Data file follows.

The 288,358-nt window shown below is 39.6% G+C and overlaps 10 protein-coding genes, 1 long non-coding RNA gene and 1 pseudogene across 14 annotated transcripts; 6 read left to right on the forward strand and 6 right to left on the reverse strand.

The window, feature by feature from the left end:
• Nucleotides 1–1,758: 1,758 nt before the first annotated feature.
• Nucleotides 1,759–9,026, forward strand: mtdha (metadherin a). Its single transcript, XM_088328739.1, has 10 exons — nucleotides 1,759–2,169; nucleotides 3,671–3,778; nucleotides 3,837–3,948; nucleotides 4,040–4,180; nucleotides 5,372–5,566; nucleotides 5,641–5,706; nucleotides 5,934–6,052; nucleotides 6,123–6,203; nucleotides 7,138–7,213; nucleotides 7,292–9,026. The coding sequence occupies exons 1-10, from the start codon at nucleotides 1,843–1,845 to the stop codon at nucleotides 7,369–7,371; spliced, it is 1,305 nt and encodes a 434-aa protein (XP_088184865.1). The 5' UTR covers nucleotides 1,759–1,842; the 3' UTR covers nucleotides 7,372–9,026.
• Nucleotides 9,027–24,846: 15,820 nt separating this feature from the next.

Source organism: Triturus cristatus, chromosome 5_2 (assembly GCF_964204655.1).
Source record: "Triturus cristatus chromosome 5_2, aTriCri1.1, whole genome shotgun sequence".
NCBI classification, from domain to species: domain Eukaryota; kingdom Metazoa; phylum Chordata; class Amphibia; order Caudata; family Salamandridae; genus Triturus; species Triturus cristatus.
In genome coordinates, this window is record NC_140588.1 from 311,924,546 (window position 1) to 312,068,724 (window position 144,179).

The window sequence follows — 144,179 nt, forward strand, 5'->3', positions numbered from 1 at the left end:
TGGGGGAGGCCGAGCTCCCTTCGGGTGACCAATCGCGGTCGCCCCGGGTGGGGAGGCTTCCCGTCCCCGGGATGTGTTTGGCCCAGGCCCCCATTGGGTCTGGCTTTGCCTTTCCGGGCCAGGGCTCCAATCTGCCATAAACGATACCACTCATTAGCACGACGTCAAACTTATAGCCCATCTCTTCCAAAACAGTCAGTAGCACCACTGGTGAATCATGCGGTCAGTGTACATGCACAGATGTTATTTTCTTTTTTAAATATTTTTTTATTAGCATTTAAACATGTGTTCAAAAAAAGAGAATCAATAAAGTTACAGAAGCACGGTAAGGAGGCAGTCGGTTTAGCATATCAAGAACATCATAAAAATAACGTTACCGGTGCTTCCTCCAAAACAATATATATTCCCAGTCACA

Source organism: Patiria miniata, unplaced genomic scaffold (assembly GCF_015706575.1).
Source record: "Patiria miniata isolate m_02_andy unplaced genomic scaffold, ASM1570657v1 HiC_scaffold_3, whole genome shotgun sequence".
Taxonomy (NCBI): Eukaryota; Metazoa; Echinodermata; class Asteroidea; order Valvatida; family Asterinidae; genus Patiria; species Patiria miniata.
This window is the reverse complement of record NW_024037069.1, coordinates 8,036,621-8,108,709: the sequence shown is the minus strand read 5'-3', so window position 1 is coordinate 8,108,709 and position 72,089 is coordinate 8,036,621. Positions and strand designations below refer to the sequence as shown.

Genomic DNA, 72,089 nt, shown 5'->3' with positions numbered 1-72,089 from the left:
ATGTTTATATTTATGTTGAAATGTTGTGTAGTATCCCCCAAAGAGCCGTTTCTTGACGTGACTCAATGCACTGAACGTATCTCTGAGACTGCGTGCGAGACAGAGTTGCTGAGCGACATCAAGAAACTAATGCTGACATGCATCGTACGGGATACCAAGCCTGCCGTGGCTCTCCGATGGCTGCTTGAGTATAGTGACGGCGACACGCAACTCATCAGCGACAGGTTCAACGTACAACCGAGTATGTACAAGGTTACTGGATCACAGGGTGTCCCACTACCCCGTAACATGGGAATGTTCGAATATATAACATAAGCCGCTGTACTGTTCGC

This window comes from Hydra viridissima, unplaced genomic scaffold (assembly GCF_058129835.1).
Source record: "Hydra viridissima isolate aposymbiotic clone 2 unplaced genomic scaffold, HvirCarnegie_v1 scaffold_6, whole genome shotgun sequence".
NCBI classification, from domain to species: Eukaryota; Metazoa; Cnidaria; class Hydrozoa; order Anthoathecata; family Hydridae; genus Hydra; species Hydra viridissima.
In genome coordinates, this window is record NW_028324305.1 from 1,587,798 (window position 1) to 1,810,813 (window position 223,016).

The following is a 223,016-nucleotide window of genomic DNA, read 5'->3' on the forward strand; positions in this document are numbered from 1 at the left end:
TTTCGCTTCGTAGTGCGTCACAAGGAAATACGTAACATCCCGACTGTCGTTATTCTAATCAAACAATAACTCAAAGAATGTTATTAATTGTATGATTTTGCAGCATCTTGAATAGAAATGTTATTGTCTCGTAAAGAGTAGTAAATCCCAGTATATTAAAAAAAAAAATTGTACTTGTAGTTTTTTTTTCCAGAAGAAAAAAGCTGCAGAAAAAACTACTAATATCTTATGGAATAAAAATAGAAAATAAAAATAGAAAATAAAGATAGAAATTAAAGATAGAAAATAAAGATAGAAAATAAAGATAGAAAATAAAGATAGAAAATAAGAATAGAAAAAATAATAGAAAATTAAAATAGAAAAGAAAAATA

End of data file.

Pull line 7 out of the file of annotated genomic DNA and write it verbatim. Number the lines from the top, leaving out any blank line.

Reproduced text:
Source record: "Triturus cristatus chromosome 5_2, aTriCri1.1, whole genome shotgun sequence".